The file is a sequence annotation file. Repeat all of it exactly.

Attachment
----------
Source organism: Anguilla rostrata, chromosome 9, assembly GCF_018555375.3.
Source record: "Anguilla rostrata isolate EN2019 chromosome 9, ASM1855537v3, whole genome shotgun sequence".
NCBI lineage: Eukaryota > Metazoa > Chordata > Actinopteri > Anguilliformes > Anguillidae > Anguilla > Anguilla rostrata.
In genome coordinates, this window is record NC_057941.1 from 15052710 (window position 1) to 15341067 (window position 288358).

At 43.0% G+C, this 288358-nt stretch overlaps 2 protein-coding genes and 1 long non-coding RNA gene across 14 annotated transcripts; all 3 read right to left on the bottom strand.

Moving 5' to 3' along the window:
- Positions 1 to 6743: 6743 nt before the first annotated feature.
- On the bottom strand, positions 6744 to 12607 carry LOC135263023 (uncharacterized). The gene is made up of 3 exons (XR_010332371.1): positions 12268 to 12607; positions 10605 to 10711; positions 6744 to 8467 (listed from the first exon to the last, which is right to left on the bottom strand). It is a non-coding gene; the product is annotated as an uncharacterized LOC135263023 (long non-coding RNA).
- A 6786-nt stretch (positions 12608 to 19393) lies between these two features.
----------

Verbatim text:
Source organism: Anguilla rostrata, chromosome 9, assembly GCF_018555375.3.
Source record: "Anguilla rostrata isolate EN2019 chromosome 9, ASM1855537v3, whole genome shotgun sequence".
NCBI lineage: Eukaryota > Metazoa > Chordata > Actinopteri > Anguilliformes > Anguillidae > Anguilla > Anguilla rostrata.
In genome coordinates, this window is record NC_057941.1 from 15052710 (window position 1) to 15341067 (window position 288358).

At 43.0% G+C, this 288358-nt stretch overlaps 2 protein-coding genes and 1 long non-coding RNA gene across 14 annotated transcripts; all 3 read right to left on the bottom strand.

Moving 5' to 3' along the window:
- Positions 1 to 6743: 6743 nt before the first annotated feature.
- On the bottom strand, positions 6744 to 12607 carry LOC135263023 (uncharacterized). The gene is made up of 3 exons (XR_010332371.1): positions 12268 to 12607; positions 10605 to 10711; positions 6744 to 8467 (listed from the first exon to the last, which is right to left on the bottom strand). It is a non-coding gene; the product is annotated as an uncharacterized LOC135263023 (long non-coding RNA).
- A 6786-nt stretch (positions 12608 to 19393) lies between these two features.